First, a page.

Wonder Woman: “More than we deserve”

I finally saw Wonder Woman. Gathering my thoughts on this one might take a little while, so join me on a journey of discovery as we sort things out together. (Please don’t leave, that last sentence was a rhetorical device – I mean, I’m not a DC movie, after all.)

Cheap jokes aside, DC has finally crafted a solid film that keeps pace, maintains a consistent logic, gives characters fair amounts of screen time, and tends to favor the underdog in a way the previous DC films have been less than eager to. Wonder Woman contains good writing, great acting, and a diversity of cast that makes for a depth of world that has been missing in previous films.

So let’s start with the obvious – this is a female led production directed by Patty Jenkins, and acted by Gal Gidot. Both shine in their respective roles, taking risks by showing vulnerability and strength in just the right ratios to create realistic characters, while managing to lean into the inherent campiness of the superhero genre for the first time in a DC movie. (Suicide Squad doesn’t count, it lacked the joy that I think campiness should bring.) The first twenty minutes, at least, are entirely centered on women – of all ages and colors. The women are shown in multiple roles: from teachers, to warriors, to queens, to senators, to homemakers, and beyond. In such a short amount of time, Jenkins manages to truly show off the gamut of women’s roles – in a society run and inhabited by only women. (Can I just note, cynically, that it seems a little sad to need an island populated entirely by women in order to show off that diversity? I’m looking at you nearly every other major film.) Gal Gidot proves herself an immensely skilled actor being able to portray power and naivety in a way that holds both in tension but never drops either in favor of the other.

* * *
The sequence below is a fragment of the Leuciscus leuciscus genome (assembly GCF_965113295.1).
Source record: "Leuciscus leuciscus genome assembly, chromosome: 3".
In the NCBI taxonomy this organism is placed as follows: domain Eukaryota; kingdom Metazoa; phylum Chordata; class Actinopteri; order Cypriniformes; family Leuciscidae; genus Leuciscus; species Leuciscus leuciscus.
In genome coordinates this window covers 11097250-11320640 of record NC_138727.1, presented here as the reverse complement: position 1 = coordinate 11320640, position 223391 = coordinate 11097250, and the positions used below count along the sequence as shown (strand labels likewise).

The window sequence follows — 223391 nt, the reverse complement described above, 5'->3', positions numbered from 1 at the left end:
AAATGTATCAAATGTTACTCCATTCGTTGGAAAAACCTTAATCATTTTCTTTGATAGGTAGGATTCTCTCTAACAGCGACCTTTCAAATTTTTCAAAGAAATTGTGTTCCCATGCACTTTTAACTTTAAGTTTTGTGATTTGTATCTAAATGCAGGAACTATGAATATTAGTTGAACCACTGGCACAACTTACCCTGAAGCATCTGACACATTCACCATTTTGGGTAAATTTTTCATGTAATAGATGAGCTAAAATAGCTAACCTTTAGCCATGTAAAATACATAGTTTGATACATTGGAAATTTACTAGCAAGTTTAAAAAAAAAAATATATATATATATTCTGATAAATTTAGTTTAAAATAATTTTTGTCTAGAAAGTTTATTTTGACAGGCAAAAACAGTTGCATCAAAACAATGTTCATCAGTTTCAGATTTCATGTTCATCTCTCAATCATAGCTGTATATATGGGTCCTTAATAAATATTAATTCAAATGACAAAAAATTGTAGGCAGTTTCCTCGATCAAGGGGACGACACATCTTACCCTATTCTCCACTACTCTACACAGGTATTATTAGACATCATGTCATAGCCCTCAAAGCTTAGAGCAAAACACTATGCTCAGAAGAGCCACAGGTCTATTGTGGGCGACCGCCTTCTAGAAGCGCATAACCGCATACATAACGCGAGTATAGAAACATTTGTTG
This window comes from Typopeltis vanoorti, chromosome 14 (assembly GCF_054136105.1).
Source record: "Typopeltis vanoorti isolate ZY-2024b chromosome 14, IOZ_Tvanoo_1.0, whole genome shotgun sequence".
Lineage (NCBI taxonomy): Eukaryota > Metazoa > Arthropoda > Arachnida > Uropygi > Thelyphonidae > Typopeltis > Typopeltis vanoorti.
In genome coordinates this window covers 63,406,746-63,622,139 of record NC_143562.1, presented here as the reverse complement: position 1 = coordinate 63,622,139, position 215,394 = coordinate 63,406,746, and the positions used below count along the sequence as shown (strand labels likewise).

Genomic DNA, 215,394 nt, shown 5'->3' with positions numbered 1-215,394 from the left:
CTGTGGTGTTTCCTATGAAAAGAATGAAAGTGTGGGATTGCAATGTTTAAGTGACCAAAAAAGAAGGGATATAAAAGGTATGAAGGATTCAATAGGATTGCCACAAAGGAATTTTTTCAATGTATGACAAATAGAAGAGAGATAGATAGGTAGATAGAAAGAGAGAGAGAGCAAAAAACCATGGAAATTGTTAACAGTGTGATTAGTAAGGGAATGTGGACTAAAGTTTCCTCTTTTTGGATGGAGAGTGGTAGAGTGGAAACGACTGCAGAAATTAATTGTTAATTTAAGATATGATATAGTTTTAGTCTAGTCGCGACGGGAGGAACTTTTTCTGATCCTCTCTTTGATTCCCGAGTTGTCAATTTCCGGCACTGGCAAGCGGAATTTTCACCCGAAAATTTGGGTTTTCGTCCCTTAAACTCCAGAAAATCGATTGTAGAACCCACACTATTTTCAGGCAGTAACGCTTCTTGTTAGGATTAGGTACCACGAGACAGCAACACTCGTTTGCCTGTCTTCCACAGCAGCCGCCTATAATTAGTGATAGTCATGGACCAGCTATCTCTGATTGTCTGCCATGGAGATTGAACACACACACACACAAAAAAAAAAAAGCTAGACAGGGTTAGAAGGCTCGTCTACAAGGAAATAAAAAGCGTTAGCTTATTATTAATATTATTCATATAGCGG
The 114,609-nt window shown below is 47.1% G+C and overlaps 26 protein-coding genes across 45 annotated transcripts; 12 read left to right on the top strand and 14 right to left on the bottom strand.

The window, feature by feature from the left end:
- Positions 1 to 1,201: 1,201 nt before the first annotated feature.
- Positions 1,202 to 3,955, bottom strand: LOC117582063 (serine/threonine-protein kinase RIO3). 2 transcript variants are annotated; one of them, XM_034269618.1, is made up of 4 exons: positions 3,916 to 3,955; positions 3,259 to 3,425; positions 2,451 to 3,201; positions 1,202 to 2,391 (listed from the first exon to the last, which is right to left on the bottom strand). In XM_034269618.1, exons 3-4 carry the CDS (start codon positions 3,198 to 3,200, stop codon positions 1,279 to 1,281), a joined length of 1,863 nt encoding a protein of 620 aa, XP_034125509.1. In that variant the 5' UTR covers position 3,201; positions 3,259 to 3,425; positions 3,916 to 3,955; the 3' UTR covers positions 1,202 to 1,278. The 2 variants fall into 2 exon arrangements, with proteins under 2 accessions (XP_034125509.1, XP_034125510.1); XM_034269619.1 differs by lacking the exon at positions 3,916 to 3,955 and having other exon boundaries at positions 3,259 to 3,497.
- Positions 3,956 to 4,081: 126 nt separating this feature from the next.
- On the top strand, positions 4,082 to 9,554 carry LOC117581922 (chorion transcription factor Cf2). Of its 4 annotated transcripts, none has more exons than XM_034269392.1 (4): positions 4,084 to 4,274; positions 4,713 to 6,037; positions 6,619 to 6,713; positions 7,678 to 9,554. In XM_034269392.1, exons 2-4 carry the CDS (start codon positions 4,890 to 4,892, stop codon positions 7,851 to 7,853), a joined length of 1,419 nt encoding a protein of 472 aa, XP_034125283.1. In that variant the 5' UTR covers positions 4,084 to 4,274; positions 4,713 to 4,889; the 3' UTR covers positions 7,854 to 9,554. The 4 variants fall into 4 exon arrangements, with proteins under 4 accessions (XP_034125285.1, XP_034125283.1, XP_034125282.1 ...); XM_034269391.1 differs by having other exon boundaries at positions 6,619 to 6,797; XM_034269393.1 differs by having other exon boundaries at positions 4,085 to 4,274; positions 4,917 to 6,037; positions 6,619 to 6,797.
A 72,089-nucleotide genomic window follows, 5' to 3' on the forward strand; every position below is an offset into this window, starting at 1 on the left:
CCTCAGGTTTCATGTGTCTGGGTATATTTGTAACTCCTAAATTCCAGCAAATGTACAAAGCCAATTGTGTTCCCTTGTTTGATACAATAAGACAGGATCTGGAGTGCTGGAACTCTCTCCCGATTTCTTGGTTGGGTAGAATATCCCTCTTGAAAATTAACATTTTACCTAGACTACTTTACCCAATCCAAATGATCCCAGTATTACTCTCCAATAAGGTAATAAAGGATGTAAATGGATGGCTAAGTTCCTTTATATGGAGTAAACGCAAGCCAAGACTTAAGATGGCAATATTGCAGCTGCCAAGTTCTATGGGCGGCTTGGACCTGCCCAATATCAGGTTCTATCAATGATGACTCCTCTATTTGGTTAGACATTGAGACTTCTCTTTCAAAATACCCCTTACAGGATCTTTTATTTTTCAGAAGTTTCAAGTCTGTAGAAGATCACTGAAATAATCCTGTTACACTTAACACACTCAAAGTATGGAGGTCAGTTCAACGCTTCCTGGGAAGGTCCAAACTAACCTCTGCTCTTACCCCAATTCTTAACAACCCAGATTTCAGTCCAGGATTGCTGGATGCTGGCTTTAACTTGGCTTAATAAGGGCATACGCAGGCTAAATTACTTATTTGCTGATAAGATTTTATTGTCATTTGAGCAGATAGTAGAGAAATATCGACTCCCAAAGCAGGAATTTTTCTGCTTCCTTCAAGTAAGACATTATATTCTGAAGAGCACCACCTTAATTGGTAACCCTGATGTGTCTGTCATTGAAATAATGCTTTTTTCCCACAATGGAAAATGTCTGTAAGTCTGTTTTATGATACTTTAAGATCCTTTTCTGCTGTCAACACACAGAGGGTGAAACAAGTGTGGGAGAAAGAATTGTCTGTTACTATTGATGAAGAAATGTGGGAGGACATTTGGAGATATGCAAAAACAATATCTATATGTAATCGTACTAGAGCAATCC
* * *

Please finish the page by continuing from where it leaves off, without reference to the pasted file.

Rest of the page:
Which brings me to the writing. Diana’s (aka Wonder Woman) character faces the moral dilemma of choosing to see the good in humanity or to focus on the darkness in humanity’s heart. Diana’s eternal optimism and desire to save as many as possible is a rare treat in a DC film where destruction has been prioritized over the whole “superheroes are supposed to save people” idea. Diana is entirely focused on protecting the innocent lives caught up in the brutal realities of the WWI Western Front’s “meat grinder.” (You can thank Dan Carlin’s Hardcore History podcast for that description.) Diana has several wonderful moments where she has the opportunity to speak out and call those in authority out on their selfishness, their privilege, and misuse of power. She is also the least sexualized superheroine currently in film. Her attractiveness may be part of the package, but it certainly has little to do with her character – she is first and foremost a woman on a mission.

As far as plot goes, my wife and I were both a little on the disappointed side that many of the major plot points seemed lifted directly from Captain America: The First Avenger. There were some truly unique moments though including Diana’s charge through no man’s land, Diana exploring her powers for the first time, and Diana’s relationship with her mother and aunt. There was an interesting twist involving several characters and actors as to who the real villain was – and I was pleasantly thrown off.